LONDON: Advertisers in the UK are ramping up the pressure on Facebook over the data breach controversy currently engulfing the company, with reports they may pull their budgets if it fails to provide assurances about the security of users’ data.

The Times reported that ISBA, a UK advertising trade body that represents 3,000 brands, is demanding answers about how users’ data could have come into the hands of third parties for the purposes of political advertising without their consent.

Sources close to ISBA told The Times that if Facebook’s response is unsatisfactory, then some of its advertisers – who spend hundreds of millions of pounds a year on the social network – may spend their money elsewhere.

Meanwhile, ISBA released a strongly worded statement, confirming that its members have a series of questions that need answering and that the organisation wants to meet Facebook representatives this week.

Although the ISBA statement made no mention of the possibility of its members pulling ad budgets, it made clear that the trade body wants a full account of further potential issues so that “advertisers can take appropriate measures”.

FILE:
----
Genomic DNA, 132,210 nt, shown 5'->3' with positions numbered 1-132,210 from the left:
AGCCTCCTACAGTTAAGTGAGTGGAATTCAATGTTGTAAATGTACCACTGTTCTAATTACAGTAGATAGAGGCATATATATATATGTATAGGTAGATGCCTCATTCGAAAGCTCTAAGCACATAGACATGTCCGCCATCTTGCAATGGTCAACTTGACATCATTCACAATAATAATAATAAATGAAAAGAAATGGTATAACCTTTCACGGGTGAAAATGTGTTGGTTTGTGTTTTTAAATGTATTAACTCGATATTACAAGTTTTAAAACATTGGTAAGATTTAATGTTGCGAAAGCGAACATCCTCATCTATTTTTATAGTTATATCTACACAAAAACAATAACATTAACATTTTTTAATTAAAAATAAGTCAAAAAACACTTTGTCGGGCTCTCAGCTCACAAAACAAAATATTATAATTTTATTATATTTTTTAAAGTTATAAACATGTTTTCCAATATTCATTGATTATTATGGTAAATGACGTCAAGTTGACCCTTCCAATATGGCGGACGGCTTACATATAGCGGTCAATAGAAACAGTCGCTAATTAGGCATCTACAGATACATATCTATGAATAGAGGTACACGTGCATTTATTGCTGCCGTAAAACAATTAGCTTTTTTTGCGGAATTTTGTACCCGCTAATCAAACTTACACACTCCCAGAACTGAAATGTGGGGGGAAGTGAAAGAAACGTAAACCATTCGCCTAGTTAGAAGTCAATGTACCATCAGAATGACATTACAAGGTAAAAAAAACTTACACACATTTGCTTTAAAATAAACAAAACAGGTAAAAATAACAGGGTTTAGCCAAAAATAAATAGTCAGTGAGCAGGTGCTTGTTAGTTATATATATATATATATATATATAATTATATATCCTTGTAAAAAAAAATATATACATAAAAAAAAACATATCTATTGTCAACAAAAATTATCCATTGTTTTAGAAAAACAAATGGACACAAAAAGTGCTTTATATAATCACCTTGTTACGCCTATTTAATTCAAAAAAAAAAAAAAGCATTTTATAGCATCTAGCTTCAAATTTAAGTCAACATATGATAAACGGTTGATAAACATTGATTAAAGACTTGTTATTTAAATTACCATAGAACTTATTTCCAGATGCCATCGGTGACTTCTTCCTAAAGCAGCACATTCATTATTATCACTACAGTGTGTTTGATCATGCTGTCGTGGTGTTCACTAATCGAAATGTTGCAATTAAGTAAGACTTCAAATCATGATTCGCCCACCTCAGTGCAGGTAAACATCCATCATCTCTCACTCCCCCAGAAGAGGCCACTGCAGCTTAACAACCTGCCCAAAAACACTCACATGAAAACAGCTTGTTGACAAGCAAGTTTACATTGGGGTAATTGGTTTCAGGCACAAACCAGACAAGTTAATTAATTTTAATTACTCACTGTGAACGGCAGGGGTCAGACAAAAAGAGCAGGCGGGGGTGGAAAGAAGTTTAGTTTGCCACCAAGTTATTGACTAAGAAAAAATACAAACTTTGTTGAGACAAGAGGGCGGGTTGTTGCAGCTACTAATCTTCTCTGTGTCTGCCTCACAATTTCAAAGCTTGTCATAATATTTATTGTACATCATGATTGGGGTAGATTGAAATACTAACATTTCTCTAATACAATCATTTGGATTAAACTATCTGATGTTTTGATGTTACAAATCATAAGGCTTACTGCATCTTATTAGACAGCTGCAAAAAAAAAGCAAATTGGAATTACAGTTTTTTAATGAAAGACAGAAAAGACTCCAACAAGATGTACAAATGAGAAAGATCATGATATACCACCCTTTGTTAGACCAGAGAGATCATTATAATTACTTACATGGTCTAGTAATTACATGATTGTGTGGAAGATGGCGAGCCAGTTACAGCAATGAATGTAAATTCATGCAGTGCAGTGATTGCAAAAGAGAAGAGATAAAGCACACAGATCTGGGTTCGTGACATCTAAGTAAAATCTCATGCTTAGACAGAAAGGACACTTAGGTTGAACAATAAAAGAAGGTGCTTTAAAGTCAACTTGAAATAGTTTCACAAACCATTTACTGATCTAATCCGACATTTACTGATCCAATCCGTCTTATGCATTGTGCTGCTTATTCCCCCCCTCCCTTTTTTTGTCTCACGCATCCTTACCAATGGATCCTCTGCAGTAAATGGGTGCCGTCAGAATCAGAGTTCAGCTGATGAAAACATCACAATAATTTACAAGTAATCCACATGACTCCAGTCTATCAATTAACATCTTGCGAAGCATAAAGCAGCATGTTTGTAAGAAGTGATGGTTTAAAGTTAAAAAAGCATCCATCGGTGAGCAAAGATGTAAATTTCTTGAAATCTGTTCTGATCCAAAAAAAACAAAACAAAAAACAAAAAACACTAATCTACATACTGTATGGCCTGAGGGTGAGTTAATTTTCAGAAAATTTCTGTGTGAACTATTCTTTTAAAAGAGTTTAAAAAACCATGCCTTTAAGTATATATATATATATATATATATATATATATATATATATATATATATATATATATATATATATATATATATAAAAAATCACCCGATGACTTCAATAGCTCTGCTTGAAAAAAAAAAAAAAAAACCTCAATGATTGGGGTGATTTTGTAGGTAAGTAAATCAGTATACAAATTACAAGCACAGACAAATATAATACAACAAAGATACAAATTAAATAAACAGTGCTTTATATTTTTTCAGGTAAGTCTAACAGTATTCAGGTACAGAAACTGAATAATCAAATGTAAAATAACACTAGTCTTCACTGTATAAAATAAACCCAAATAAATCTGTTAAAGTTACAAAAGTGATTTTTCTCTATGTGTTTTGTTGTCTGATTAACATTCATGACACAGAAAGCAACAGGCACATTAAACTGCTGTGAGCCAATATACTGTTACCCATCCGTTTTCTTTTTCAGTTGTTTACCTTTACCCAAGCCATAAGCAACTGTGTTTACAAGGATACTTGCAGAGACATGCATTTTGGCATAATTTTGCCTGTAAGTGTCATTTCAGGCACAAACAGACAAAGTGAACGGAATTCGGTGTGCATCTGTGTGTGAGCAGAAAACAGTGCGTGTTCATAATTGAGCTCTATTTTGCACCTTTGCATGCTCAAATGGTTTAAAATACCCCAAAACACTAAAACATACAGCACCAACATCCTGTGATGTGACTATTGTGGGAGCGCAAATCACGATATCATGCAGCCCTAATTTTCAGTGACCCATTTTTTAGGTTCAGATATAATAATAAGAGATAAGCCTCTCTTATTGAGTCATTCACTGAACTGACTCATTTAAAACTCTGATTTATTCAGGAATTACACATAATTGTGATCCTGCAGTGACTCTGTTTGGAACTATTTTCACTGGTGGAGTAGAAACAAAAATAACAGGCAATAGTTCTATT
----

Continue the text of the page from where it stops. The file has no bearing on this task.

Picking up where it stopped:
The row, which eventually forced Facebook CEO and co-founder Mark Zuckerberg to apologise on CNN and to admit to mistakes in a Facebook post, centres on claims that consultancy Cambridge Analytica improperly obtained the personal data of millions of Americans on behalf of political clients.

As expressed by ISBA: “The claims that other apps using the Facebook platform, and predating mid-2015, have collected similar bodies of personal data and that controls for distribution have been inadequate, raise questions about the possibility that Facebook data has been, or is being used improperly elsewhere.”

The chief executive of agency network M&C Saatchi also weighed in, telling BBC Radio 4’s Today programme that Facebook needs to radically reform its business.

“I think that clients have come to a point, quite rightly, where enough is enough,” he said, while adding that advertisers have the power to force change at Facebook.

“It is much more likely to be hard money from advertisers rather than consumers running hashtags on Twitter,” he said in reference to the #DeleteFacebook and #BoycottFacebook hashtag campaigns that have appeared on social media.

And when asked about the intervention of ISBA and The Times report that its members may pull their spending, he said: “I don’t think they’re bluffing. They are going to exert real pressure.”

Sourced from The Times, ISBA, BBC, CNN, Facebook; additional content by WARC staff